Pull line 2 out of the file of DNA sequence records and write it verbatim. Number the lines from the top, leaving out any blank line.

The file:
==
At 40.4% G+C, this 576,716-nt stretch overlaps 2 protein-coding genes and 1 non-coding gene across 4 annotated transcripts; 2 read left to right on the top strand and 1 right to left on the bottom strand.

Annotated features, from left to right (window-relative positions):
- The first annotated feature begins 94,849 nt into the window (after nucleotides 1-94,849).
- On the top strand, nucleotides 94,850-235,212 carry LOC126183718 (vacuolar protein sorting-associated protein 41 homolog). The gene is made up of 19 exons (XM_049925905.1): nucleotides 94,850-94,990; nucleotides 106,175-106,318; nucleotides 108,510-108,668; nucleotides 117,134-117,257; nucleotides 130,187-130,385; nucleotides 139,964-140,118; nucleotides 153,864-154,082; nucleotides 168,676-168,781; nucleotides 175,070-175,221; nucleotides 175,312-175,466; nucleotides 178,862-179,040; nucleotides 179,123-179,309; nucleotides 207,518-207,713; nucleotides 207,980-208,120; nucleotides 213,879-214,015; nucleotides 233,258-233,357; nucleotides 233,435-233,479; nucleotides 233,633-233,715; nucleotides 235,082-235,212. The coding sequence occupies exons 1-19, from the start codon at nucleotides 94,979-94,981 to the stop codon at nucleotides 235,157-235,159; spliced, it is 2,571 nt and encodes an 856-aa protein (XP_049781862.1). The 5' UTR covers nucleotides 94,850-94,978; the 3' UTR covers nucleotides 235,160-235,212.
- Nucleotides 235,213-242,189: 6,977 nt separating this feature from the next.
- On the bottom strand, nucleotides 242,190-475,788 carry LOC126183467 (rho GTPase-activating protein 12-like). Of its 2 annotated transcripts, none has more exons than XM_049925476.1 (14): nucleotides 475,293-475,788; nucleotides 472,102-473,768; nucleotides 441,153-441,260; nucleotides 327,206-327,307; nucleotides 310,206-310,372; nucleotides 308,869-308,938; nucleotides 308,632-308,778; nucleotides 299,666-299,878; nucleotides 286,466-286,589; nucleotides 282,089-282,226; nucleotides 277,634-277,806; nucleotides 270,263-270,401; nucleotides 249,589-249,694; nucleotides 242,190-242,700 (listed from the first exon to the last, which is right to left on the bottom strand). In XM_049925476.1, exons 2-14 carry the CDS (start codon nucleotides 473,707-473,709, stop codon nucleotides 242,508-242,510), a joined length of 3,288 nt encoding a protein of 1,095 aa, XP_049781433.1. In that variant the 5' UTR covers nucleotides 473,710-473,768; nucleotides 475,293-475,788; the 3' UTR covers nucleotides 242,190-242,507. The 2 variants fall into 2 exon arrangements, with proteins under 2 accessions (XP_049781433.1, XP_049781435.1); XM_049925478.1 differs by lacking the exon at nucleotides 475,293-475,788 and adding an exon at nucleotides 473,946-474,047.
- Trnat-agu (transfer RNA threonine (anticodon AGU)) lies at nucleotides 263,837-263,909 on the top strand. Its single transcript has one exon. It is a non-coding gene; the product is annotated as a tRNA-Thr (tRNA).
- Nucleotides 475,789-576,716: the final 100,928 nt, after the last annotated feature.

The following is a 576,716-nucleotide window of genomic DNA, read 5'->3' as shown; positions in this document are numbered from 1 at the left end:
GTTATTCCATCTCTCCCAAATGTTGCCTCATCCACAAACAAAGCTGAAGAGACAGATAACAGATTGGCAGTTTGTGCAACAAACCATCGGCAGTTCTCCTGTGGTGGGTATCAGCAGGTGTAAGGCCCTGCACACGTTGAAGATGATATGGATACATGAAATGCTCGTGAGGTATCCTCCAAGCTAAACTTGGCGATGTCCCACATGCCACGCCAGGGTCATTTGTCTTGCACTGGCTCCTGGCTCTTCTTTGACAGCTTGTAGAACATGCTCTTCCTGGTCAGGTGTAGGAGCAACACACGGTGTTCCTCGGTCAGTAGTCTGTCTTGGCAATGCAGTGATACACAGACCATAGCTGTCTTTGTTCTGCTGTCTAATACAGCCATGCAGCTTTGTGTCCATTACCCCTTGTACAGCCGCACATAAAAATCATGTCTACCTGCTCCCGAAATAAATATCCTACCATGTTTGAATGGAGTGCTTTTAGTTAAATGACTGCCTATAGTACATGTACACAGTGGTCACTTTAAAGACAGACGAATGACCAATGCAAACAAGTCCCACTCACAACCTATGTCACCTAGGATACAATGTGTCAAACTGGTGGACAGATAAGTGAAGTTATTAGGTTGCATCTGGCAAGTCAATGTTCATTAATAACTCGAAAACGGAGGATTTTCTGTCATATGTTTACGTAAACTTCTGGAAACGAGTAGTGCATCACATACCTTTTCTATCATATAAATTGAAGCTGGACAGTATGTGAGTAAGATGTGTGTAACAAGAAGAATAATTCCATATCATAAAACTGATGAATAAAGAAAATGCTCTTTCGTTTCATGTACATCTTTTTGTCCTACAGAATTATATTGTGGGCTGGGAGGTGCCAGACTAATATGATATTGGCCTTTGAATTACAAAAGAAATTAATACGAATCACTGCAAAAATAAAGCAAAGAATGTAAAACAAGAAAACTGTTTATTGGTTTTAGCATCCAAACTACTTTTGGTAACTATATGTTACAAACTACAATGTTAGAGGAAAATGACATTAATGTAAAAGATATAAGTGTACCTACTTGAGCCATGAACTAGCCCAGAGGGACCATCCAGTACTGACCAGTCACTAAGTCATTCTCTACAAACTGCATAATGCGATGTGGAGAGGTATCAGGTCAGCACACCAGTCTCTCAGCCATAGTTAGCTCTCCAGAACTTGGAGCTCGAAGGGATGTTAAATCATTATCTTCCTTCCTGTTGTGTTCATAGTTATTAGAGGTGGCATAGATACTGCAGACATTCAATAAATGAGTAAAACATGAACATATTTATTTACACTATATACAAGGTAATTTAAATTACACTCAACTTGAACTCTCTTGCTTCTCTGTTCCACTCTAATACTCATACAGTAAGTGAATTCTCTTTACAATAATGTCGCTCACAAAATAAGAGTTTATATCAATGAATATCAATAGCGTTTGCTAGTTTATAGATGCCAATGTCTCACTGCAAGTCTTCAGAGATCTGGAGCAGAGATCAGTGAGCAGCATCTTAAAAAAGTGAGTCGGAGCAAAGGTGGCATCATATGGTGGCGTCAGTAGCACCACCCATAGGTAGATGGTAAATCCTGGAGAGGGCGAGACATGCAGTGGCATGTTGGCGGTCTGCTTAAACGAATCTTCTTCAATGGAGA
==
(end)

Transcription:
Annotated features, from left to right (window-relative positions):